Friday, November 29, 2013

Teaching the "Hedge Knight"

Hi everyone, 

I'm currently preparing a lesson to teach my students the "Hedge Knight" short novels in literature class. They have to read "The Hedge Knight" until next week (first lesson), with the "Sworn Sword" and "Mystery Knight" reserved for later. I already have some ideas about what to do, but if you have any suggestions or advice, I'd be very happy to listen to it. Please give the shoutout to everyone you know who could be interested in the question as well. Thanks in advance! 



  1. Great idea!
    The first thing that comes to mind is the contrast between ideal and reality of knighthood, with Dunk being the "truest knight" in the story despite being no knight at all... but you've probably got that on your list.
    It's been a while since I've read the stories, I think it's time for a re-read with the context from my university class on medieval literature :)

  2. I'm amazed how many people read it and don't realize that Dunk was never knighted, so I'd start there. I'd also look at Egg's lies of omissions, and how intelligently Egg responds to situations, versus Dunk's slightly below average responses. I would also use it as a jumping off point to talk about the rights we enjoy today (a right to trial, freedom of speech, etc.). And that Aerion was not so crazy to imagine that puppeteers might be making a political statement (as Shakespeare often was).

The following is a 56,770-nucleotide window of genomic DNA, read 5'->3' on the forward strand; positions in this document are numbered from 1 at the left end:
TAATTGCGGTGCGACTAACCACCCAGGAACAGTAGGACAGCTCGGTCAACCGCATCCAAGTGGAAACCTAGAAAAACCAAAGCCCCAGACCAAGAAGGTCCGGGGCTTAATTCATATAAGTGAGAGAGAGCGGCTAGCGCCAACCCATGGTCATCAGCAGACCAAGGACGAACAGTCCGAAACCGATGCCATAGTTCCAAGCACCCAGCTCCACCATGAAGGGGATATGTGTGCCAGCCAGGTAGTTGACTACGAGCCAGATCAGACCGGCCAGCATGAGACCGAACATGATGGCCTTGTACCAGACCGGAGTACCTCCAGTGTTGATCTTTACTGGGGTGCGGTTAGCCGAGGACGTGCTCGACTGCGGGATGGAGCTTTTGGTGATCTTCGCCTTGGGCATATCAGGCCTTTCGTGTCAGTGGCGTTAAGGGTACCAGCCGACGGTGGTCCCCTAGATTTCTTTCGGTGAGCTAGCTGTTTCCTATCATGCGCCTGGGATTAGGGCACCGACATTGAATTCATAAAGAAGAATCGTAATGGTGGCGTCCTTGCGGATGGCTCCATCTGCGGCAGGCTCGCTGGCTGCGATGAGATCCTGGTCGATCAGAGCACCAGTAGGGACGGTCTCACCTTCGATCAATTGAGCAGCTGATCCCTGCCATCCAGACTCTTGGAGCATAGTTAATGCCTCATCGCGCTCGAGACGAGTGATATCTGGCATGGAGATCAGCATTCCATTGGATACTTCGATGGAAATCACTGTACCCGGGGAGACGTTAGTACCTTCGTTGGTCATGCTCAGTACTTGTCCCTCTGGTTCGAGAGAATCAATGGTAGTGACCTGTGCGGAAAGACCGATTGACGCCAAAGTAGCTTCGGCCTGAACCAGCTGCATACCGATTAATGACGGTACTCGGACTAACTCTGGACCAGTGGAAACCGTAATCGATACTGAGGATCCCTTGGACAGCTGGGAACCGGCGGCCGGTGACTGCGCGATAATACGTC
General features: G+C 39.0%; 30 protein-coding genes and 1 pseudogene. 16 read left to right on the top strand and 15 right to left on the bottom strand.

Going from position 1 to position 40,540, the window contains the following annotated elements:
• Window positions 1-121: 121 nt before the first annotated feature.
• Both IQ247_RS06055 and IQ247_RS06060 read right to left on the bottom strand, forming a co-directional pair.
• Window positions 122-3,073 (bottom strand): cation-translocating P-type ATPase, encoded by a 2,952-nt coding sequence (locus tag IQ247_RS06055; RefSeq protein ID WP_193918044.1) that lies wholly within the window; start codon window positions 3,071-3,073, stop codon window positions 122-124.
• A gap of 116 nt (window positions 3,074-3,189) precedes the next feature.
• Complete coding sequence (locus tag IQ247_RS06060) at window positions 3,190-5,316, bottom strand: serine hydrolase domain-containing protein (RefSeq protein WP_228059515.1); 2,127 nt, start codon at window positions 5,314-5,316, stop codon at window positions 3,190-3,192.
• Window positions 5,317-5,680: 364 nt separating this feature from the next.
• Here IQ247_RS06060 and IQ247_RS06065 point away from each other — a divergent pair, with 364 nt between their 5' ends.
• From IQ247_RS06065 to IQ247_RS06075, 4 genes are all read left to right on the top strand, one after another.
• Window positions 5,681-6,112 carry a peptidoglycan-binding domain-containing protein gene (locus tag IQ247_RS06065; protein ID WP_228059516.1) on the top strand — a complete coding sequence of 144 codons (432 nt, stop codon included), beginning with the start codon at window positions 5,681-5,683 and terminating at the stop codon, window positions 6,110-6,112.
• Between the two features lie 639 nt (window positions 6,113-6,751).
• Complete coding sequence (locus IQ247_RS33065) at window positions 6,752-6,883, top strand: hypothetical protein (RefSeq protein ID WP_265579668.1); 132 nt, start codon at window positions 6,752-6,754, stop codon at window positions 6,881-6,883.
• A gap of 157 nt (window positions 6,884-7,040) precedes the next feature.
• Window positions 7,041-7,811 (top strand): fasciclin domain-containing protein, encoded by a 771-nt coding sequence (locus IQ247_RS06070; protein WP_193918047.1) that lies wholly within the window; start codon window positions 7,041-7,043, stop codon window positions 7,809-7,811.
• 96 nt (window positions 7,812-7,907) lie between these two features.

3. Maybe you could compare it to the more mainstream novels about knights and medieval fantasy in general, have they read any novels of the like in the past? Like Robin Hood or Ivanhoe?

    1. Unlikely. They run in danger of being interesting, which is the caridinal sin of every literature that's deemed worthy to be taught in literature class, unfortunately.

    2. It must be agonizing to study literature at University, then... :D

  4. Stefan, has your friend ghostlovessinger told you when his next "Secrets and Lies" essay will be done? Dying to read it!